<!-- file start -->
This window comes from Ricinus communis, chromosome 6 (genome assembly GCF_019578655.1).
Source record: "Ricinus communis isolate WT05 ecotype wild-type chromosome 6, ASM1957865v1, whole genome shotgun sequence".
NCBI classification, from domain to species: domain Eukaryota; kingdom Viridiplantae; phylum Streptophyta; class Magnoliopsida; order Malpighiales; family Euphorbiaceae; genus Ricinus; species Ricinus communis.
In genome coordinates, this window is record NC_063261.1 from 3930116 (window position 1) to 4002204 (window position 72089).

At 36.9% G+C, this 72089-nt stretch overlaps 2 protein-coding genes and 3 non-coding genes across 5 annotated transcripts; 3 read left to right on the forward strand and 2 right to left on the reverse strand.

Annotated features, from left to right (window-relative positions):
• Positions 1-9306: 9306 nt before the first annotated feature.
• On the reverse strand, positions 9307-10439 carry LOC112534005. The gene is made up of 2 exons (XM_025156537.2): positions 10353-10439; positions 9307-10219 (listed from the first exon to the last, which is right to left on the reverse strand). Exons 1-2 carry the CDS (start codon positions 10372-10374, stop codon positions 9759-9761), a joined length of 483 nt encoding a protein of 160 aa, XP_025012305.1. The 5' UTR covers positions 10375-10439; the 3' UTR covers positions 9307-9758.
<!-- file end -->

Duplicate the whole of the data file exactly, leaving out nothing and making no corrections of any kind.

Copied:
This window comes from Ricinus communis, chromosome 6 (genome assembly GCF_019578655.1).
Source record: "Ricinus communis isolate WT05 ecotype wild-type chromosome 6, ASM1957865v1, whole genome shotgun sequence".
NCBI classification, from domain to species: domain Eukaryota; kingdom Viridiplantae; phylum Streptophyta; class Magnoliopsida; order Malpighiales; family Euphorbiaceae; genus Ricinus; species Ricinus communis.
In genome coordinates, this window is record NC_063261.1 from 3930116 (window position 1) to 4002204 (window position 72089).

At 36.9% G+C, this 72089-nt stretch overlaps 2 protein-coding genes and 3 non-coding genes across 5 annotated transcripts; 3 read left to right on the forward strand and 2 right to left on the reverse strand.

Annotated features, from left to right (window-relative positions):
• Positions 1-9306: 9306 nt before the first annotated feature.
• On the reverse strand, positions 9307-10439 carry LOC112534005. The gene is made up of 2 exons (XM_025156537.2): positions 10353-10439; positions 9307-10219 (listed from the first exon to the last, which is right to left on the reverse strand). Exons 1-2 carry the CDS (start codon positions 10372-10374, stop codon positions 9759-9761), a joined length of 483 nt encoding a protein of 160 aa, XP_025012305.1. The 5' UTR covers positions 10375-10439; the 3' UTR covers positions 9307-9758.